No, the more pernicious lies are the ones that bring actual virtues into disrepute. Walker has made promoting responsible fatherhood part of his image. He has gone even further (perhaps in an effort to score points among white conservatives) by calling out irresponsible black fathers in particular. In a 2021 interview with Diamond and Silk, he said: “The father leaves in the Black family. He leaves the boys alone so they’ll be raised by their mom. If you have a child with a woman, even if you have to leave that woman—even if you have to leave that woman—you don’t leave that child.” And speaking to Charlie Kirk, he boasted that he had served as a father figure for young African-American kids in his hometown of Wrightsville, Georgia, but that he should have done more. “I want to apologize to the African American community, because the fatherless home is a major, major problem.” He should, he confided to Kirk, have gone to Chicago and elsewhere to help even more black kids stay on the right side of the law and take care of their own kids when they become fathers someday.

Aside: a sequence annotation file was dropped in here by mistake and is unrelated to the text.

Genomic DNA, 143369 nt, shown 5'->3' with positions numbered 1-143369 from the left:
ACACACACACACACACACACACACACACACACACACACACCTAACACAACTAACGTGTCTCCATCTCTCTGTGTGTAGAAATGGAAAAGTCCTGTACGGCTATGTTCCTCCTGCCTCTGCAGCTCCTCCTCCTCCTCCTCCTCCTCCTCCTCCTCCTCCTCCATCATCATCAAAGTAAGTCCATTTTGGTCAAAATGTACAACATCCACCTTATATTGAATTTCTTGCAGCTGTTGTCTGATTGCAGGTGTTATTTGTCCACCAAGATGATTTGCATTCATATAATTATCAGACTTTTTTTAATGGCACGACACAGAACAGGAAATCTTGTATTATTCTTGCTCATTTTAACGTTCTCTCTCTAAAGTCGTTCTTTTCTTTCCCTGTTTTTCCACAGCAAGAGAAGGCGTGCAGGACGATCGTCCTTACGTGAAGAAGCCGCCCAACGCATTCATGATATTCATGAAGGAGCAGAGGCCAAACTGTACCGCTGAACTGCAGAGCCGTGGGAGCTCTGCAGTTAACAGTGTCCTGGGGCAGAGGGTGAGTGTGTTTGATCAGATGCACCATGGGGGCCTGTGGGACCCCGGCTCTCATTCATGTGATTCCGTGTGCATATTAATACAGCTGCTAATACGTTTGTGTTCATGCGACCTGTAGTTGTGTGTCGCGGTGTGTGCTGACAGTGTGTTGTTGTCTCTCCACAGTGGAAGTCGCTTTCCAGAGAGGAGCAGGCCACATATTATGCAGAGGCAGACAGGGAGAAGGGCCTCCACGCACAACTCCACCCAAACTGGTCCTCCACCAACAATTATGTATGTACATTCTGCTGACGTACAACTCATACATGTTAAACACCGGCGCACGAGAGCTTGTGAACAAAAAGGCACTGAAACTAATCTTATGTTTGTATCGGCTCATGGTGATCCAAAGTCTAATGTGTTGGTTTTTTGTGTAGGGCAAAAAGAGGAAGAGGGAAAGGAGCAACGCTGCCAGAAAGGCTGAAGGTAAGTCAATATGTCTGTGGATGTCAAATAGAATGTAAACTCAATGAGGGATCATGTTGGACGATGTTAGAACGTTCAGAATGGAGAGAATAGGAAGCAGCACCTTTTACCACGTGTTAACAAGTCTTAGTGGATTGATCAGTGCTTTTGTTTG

So when the Daily Beast revealed that Walker had not one, not two, but three unacknowledged children he had not raised, and that this advocate for “no exceptions” to laws outlawing abortion had paid for one abortion and encouraged another, it all might have been too much for a party that had even a nodding familiarity with integrity. But no, Senators Rick Scott and Tom Cotton, Republican National Committee chair Ronna (used to be Romney) McDaniel, and Ralph Reed of the Faith and Freedom Coalition rallied behind Walker, calling the revelations of his lies a late hit by desperate Democrats.

Now, hypocrisy is the tribute that vice pays to virtue, but when someone is caught out in hypocrisy, the response cannot be “We’re cool with it because we want to win.” In order to have any shred of credibility, you need to show that you take the virtue seriously. If you’re caught in hypocrisy, you have to take the consequences, otherwise people could get the idea that you are total cynics who don’t really believe in anything except power.

And this brings us back to patriotism because one of the reasons to love your country is that it elevates certain virtues like integrity, courage, decency, and honor. You don’t love the country for its villains (though sometimes in spite of them). Politics is a tough business that frequently attracts ambitious, less-than-sterling people. That’s a given, but surely one aspect of patriotism is revulsion at seeing your nation’s leadership sullied by flagrant liars, bigots, and cheats. You don’t want to elevate someone who makes a fool of you for believing that he’s serious about the problem of father absence, or someone who sent buses to the Capitol on January 6 and consorts with anti-Semites, or who admires the Unabomber, or who believes that “Mike Pence is a traitor,” or who questions the legitimacy of our elections as a majority of GOP nominees this year do. Yet those are the leaders who get GOP pulses racing.